I come across "Ну ты и дурак!" often on the Internet. I understand that it means "What a fool you are!", however I cannot find what makes it a valid form in Russian.

My peeve is that "и" is used for no good reason.

What is "и" doing there?

The way I see it, it must be an amplification of the level of annoyance or surprise of the speaker. If so, I would like to get some academic input on this.

  • 1
    I imagine Russian speakers also look at a statement like "Man, you sure are a moron! and think the "sure" is there "for no good reason" 😅 Both these words are there for a very good reason — you just haven't met it yet.
    – CocoPop
    Commented Dec 3, 2022 at 3:31
  • 1
    @CocoPop "sure" serving as "и" is a good explanation, thanks, if it was an answer i would accept it Commented Dec 15, 2022 at 3:07
  • It is an answer — look below ;) I don't know why it only has one up-vote because it answers your question perfectly from an English standpoint. Sometimes on this site, the only perspective of English that matters is the Russian one.
    – CocoPop
    Commented Dec 16, 2022 at 12:58

5 Answers 5


In this exclamation, "и " functions as a particle. When it's a particle, it emphasizes the word that comes after it, and the word "дурак" has a logical stress. In this exclamation, it can express a lot of emotions that are usually clearly seen in the context. In your example, I believe it's the speaker's indignation.

So, saying "What a fool you are!", but meaning something more like " I've never seen such a fool" or "I hate it". Unfortunately we don't know the context.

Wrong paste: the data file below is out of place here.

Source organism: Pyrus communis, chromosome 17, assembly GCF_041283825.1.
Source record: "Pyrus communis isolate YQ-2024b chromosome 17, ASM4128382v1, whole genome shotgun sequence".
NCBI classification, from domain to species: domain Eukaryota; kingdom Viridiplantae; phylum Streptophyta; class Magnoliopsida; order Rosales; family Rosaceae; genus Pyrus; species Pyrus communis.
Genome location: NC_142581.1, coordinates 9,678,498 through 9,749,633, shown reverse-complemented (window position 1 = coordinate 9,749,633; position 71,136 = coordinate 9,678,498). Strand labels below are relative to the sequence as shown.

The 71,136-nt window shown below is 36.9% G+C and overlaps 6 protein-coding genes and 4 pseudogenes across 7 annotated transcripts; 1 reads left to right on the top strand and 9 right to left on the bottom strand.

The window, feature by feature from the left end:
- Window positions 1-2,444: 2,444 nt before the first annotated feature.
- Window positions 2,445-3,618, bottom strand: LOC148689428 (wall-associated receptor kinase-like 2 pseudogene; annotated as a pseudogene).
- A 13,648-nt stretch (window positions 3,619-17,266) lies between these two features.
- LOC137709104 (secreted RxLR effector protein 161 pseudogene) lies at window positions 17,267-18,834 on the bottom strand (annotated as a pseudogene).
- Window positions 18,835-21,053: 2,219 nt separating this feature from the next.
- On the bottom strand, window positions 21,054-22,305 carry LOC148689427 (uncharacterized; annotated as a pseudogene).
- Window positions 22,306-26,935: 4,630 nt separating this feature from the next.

Other examples:

И как ты могла так поступить? И какой он стал раздражительный! Ну ты и сказал!

Источник: https://russkiiyazyk.ru/kakaya-chast-rechi/slovo-i-2.html


"И", as a particle, is usually placed before the verb and has multiple meanings.

One common translation is "that's/it's ..."

Это меня и удивляет. = That's what surprises me.

Я и есть причина всего происходящего. = It's me who's the cause of what's happening.

Я не зна́ю, поэ́тому и спра́шиваю. = I don't know — that's why I'm asking.

Похо́же, всё к э́тому и идёт. = Looks like that's where things are headed.

вот и всё = That's all there is to it.

"так и" is a common combination meaning "that's how..."

Я так и сказал. = That's how I said it.
Он так и де́лает. = That's exactly how he's doing it.

Yet another meaning is "This may come as a surprise to you, but..."

А он и не приходил. This may come as a surprise to you, but he never came.

Я и не собирался это покупать. = This may come as a surprise to you, but I wasn't going to buy that in the first place.

Finally, "и" is part of several other grammatical constructions. In your example: ну... и... = What a... !

Ну и погодка сегодня. = What [bad] weather we're having today.

But you should refrain from using "ну и" in that meaning because it's actually not a very flexible construction. Besides it can mean other things too.

Ну и плевать. = I don't care, then.